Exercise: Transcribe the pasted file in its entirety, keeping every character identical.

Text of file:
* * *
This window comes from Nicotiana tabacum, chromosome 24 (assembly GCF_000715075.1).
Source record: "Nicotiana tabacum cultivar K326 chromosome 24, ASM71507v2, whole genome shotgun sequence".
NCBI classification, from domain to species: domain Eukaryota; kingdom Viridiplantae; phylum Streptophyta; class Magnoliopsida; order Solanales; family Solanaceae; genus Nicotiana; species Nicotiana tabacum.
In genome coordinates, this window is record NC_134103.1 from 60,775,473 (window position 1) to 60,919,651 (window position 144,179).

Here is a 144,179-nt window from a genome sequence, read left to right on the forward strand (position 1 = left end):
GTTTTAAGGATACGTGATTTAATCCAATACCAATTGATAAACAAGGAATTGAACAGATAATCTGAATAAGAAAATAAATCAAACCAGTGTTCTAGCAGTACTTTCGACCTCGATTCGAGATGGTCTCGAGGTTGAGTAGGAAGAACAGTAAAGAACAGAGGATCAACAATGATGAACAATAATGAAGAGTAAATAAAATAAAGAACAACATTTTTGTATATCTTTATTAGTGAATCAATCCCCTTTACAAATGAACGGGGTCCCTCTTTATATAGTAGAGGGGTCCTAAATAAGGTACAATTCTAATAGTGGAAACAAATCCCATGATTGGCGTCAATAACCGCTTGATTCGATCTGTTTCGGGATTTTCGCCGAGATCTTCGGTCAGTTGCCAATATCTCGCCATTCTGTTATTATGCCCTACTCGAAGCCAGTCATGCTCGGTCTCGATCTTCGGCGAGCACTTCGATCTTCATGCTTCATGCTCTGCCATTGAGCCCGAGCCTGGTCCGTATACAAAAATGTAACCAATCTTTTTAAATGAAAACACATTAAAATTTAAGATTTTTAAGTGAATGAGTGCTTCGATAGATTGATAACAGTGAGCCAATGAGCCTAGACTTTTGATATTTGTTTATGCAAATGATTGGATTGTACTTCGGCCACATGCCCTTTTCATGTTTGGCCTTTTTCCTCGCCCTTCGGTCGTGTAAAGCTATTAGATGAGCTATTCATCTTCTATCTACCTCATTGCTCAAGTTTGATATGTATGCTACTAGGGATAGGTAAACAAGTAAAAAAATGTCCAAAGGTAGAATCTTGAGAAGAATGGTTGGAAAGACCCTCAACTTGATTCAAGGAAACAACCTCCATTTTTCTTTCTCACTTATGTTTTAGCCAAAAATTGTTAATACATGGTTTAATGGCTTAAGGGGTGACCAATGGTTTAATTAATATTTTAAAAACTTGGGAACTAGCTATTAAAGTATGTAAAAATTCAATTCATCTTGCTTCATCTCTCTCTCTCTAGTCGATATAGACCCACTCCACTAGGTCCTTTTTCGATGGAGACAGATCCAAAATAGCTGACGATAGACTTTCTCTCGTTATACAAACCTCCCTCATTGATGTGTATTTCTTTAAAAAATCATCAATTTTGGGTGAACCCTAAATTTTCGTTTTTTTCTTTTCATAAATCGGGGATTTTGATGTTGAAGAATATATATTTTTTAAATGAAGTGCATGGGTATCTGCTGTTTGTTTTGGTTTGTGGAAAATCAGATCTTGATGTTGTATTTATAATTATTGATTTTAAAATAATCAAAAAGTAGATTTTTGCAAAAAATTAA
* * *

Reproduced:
This window comes from Nicotiana tabacum, chromosome 24 (assembly GCF_000715075.1).
Source record: "Nicotiana tabacum cultivar K326 chromosome 24, ASM71507v2, whole genome shotgun sequence".
NCBI classification, from domain to species: domain Eukaryota; kingdom Viridiplantae; phylum Streptophyta; class Magnoliopsida; order Solanales; family Solanaceae; genus Nicotiana; species Nicotiana tabacum.
In genome coordinates, this window is record NC_134103.1 from 60,775,473 (window position 1) to 60,919,651 (window position 144,179).

Here is a 144,179-nt window from a genome sequence, read left to right on the forward strand (position 1 = left end):
GTTTTAAGGATACGTGATTTAATCCAATACCAATTGATAAACAAGGAATTGAACAGATAATCTGAATAAGAAAATAAATCAAACCAGTGTTCTAGCAGTACTTTCGACCTCGATTCGAGATGGTCTCGAGGTTGAGTAGGAAGAACAGTAAAGAACAGAGGATCAACAATGATGAACAATAATGAAGAGTAAATAAAATAAAGAACAACATTTTTGTATATCTTTATTAGTGAATCAATCCCCTTTACAAATGAACGGGGTCCCTCTTTATATAGTAGAGGGGTCCTAAATAAGGTACAATTCTAATAGTGGAAACAAATCCCATGATTGGCGTCAATAACCGCTTGATTCGATCTGTTTCGGGATTTTCGCCGAGATCTTCGGTCAGTTGCCAATATCTCGCCATTCTGTTATTATGCCCTACTCGAAGCCAGTCATGCTCGGTCTCGATCTTCGGCGAGCACTTCGATCTTCATGCTTCATGCTCTGCCATTGAGCCCGAGCCTGGTCCGTATACAAAAATGTAACCAATCTTTTTAAATGAAAACACATTAAAATTTAAGATTTTTAAGTGAATGAGTGCTTCGATAGATTGATAACAGTGAGCCAATGAGCCTAGACTTTTGATATTTGTTTATGCAAATGATTGGATTGTACTTCGGCCACATGCCCTTTTCATGTTTGGCCTTTTTCCTCGCCCTTCGGTCGTGTAAAGCTATTAGATGAGCTATTCATCTTCTATCTACCTCATTGCTCAAGTTTGATATGTATGCTACTAGGGATAGGTAAACAAGTAAAAAAATGTCCAAAGGTAGAATCTTGAGAAGAATGGTTGGAAAGACCCTCAACTTGATTCAAGGAAACAACCTCCATTTTTCTTTCTCACTTATGTTTTAGCCAAAAATTGTTAATACATGGTTTAATGGCTTAAGGGGTGACCAATGGTTTAATTAATATTTTAAAAACTTGGGAACTAGCTATTAAAGTATGTAAAAATTCAATTCATCTTGCTTCATCTCTCTCTCTCTAGTCGATATAGACCCACTCCACTAGGTCCTTTTTCGATGGAGACAGATCCAAAATAGCTGACGATAGACTTTCTCTCGTTATACAAACCTCCCTCATTGATGTGTATTTCTTTAAAAAATCATCAATTTTGGGTGAACCCTAAATTTTCGTTTTTTTCTTTTCATAAATCGGGGATTTTGATGTTGAAGAATATATATTTTTTAAATGAAGTGCATGGGTATCTGCTGTTTGTTTTGGTTTGTGGAAAATCAGATCTTGATGTTGTATTTATAATTATTGATTTTAAAATAATCAAAAAGTAGATTTTTGCAAAAAATTAA